Advantages of this design:

  • By consolidating multiple metastores into a single DPMS, you can simplify metadata management and reduce the complexity of your data environment.

  • Managing permissions/access becomes more straightforward.

2. Centralized metadata federation with per domain DPMS

This design is a little more advanced and is used when you have multiple domains, each with its own DPMS, and consolidating them into a single metastore is not feasible. In such cases, if you still want to enable collaboration and metadata sharing across domains, you can leverage a foundational block called metadata federation to achieve this.

Metadata federation is a service that enables access to multiple sources of metadata from a single endpoint. At the time of writing this blog, these sources include Dataproc Metastores, BigQuery datasets and Dataplex lakes. The federation service exposes this endpoint using the gRPC (Google Remote Procedure Call) protocol. This protocol facilitates request handling by checking the source ordering among metastores to retrieve the required metadata. gRPC is known for its high performance and is widely used for building distributed systems.


To set up federation, create a federation service and then configure your metadata sources. After, the service exposes a single gRPC endpoint that you can use to access all of your metadata. In this design, each domain is responsible for owning and managing their own Dataproc Metastores. A central project hosts the metastore federation, which integrates each domain's DPMS and BigQuery resources. This setup allows teams to operate autonomously, develop data pipelines and access metadata. When necessary, teams can utilize the federation service to access data and metadata from other domains.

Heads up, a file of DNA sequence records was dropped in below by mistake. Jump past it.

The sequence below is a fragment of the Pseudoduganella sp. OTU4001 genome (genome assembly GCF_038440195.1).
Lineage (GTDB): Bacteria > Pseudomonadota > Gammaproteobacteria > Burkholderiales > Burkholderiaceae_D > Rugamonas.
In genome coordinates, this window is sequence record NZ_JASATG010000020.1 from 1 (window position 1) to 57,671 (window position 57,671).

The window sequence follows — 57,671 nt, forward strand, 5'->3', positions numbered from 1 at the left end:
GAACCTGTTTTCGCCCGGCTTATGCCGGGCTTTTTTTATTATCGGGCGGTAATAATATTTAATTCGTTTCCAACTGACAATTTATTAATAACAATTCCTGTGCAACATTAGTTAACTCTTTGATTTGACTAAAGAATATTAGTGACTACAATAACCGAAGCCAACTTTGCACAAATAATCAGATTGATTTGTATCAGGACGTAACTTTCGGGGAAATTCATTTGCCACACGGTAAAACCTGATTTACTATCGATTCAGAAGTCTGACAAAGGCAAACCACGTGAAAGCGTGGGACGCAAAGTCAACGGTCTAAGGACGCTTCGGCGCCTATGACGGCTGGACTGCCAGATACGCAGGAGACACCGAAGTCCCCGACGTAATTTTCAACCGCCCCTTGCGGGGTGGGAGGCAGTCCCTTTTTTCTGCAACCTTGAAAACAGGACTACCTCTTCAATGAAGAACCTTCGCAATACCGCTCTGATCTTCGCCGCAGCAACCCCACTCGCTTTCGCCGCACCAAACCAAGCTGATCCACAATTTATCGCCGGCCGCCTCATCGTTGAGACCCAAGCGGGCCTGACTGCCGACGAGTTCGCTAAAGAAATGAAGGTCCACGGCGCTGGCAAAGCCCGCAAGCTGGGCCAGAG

Advantages of this design include:

  • Per-domain DPMS: Each domain having its own Dataproc Metastore creates clear boundaries for metadata and data access, simplifying management and access control.

  • Centralized metastore federation: The centralized federation offers a unified view of metadata across all domains, providing a comprehensive and easily accessible overview of the entire ecosystem.

3. Decentralized metadata federation with per-domain DPMS

This design is a bit more advanced still and is used when you have multiple DPMS instances inside each domain — some single-region and some multi-region. While you want each individual team in a domain to own and manage its DPMS, you also want a metadata federation that ties together all DPMS instances within a single domain to enable collaboration across the domain's metastores.


In this architecture, each domain manages its own Dataproc Metastores, which may consist of multiple DPMS instances or a single consolidated MR DPMS. A Metastore federation is established per domain, connecting DPMS instances (one or more), BigQuery, and Dataplex lakes within its domain. This federation service can also integrate metadata (DPMS, BigQuery, lakes) from other domains as needed, building on the metadata federation concept covered under the centralized metadata federation section above.

Advantages of this design include: